National League at National Tennis Club: March 5, 2013
By Ken Forton
Photos by Bill Burgin
This past Tuesday was anything but a normal night at the National Tennis Club in Newport. The attendees at that night’s National League match saw two of the world’s best court tennis players face off against each other in a singles match that was difficult to believe. And, the lead-off match pitted a veteran pro against a more recently declared pro in a tough two setter. While the doubles, which decided the night, was nearly violent.
Let’s get down to it. The first match of Tuxedo’s Josh Dodgson versus Newport’s own Rich Smith was hard fought. The 22-year-old Dodgson, who has been playing since he was about 8 years old, certainly showed that his tutelage under Tim Chisholm at the Tuxedo Club must be doing him some good. Smith, on his home court, had some difficulty hitting his rhythm. A number of unforced errors, including an unusually high number of frames, stopped Smith from victory. The first set looked like it could go either way for a bit, but the young Dodgson took it down 6-3. The second set looked like it might be over sooner than later, but all of a sudden Smith began finding his targets and hitting some shots for length on the notoriously severe Newport court. He brought it back from 3-0 Dodgson to 3 all. Rich was able to eke out another game, but Dodgson dug deep and ended it 6-4. Win to the Philadelphia/Tuxedo team.
Next up: old friends Camden Riviere and Tim Chisholm. Tim’s return to tennis has been pretty remarkable. After sort of leaving the game and pursuing a career in business, the racquet gods came calling again and wooed him back from the nation’s heartland to the Tuxedo Club, where he is teaching and playing nearly every racquet sport played in the United States. Camden’s past year has been even more remarkable. Since recovering from his injuries in the middle of last year, he has won nearly every tournament he has entered except the British Open, where he fell in the semis to the World Champ Fahey. Based on his performance on Tuesday, beating Fahey must be Cam’s only real goal now. Let’s just say that Tim ran into a pile of Camdomination!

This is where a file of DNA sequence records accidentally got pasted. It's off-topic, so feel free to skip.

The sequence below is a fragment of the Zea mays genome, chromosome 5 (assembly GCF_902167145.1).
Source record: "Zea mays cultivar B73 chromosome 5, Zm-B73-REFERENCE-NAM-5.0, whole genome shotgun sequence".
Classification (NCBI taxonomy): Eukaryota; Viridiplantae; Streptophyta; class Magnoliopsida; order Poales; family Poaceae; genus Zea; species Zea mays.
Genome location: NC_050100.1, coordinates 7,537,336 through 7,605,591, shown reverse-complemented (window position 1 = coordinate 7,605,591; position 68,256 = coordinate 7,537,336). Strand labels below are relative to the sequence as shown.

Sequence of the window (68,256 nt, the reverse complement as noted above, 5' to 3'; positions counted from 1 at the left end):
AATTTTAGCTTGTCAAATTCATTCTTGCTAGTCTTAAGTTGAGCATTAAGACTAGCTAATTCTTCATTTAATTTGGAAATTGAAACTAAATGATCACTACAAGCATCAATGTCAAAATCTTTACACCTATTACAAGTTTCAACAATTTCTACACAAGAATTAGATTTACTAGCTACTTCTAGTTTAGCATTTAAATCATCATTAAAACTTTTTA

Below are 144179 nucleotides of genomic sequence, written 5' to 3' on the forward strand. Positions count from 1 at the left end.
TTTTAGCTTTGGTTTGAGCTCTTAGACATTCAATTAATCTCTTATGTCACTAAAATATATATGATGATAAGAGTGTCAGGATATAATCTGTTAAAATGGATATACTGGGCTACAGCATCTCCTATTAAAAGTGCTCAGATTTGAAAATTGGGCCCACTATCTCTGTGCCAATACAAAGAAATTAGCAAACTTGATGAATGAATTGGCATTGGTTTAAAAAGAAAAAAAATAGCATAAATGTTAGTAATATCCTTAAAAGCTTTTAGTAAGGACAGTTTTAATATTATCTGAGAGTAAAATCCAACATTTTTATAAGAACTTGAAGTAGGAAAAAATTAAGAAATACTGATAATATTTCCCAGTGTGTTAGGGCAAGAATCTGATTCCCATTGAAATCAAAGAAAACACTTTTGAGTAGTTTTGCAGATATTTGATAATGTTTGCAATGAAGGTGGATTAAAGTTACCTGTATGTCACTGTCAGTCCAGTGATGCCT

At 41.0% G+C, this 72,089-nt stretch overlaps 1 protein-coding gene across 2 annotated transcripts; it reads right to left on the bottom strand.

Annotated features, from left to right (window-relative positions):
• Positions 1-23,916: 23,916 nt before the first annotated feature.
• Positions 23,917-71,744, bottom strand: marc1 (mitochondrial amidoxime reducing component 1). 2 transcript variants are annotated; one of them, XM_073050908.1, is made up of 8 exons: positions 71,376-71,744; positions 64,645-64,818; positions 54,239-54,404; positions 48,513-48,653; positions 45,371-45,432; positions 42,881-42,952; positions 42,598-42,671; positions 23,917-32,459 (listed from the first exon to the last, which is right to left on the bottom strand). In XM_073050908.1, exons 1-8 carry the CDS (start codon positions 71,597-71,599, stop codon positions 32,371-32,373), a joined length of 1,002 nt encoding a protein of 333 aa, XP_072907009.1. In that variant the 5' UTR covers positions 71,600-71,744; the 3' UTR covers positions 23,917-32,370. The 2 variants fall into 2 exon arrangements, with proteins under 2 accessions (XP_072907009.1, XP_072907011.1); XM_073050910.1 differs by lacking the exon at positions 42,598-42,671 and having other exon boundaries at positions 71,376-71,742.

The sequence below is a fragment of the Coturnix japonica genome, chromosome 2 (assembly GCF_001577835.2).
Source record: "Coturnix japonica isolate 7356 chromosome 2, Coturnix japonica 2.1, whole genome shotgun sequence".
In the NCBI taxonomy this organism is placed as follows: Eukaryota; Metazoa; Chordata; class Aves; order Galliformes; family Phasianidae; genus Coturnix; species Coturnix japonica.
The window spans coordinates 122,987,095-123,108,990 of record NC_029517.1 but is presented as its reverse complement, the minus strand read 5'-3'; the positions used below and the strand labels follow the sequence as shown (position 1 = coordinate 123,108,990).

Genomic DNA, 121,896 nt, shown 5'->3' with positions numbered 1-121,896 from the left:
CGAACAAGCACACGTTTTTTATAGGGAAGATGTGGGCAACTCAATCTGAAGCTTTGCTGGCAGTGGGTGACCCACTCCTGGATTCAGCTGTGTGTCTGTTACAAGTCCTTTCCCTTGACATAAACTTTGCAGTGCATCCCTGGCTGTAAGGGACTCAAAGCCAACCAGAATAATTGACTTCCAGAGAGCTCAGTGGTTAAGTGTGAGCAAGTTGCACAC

The match started out with the two players trading ground strokes played for length. No matter, their retrieval skills just kept those points going. Tim went up 2-0. After a particularly long point I could see that Tim was breathing hard; Cam, on the other hand, looked like he was taking a walk. After winning a game to go up 1-2, Cam tied it up at deuce, then hit a chase better than half and a wicked force. This was typical for the night: Tim would get close to winning a game and then Cam’s service would dictate the next couple points until Cam closed out the game. They traded games again until Cam was up 4-3 and then the set ended with two very fast games, Cam 6-3.
The second set again went a bit faster than anyone expected. I would attribute this to a few factors. First, Cam’s serve was just so accurate—it allowed him to dictate play virtually all night. Second, Cam’s retrieval skills are virtually superhuman. Likewise, his ability to predict the path of the ball and then adjust was incredible. Cam took at least 4 balls off the back wall or bandeau without letting them touch the floor, placing one of them into the grille! You just don’t see that in the amateur game. Cam went up 5-0, when Chisholm dug as deep as he could to win a game after spending most of the second set trying to force his way to victory. And make no mistake, I don’t know the miles per hour but Tim was hitting as hard as I have ever seen. Cam closed it out 6-1.
As is often the case in these National League matches, it all came down to the 8-game pro set doubles. The first game could hardly have been a minute long. No finesse—just lots of headhunting and heavy forcing. New England/Aiken went up 5-1 until Tim and Josh started to sync up a bit and brought the score back to PhilTux 5, NEA 6. Watching Tim tell Josh what to do was like getting a free lesson in world class doubles. After Cam broke his second string of the night, he and Rich pulled it together and ended it in NEA’s favor 8-5.
I was merely a guest from Boston, but there were about 75 in attendance with some great wine, pizza and other hors d’oeuvres. The matches were well marked by Sergio Lopez. Many thanks to Tom Rowe and the Board, Staff, and members of the National Tennis Club for a wonderful evening.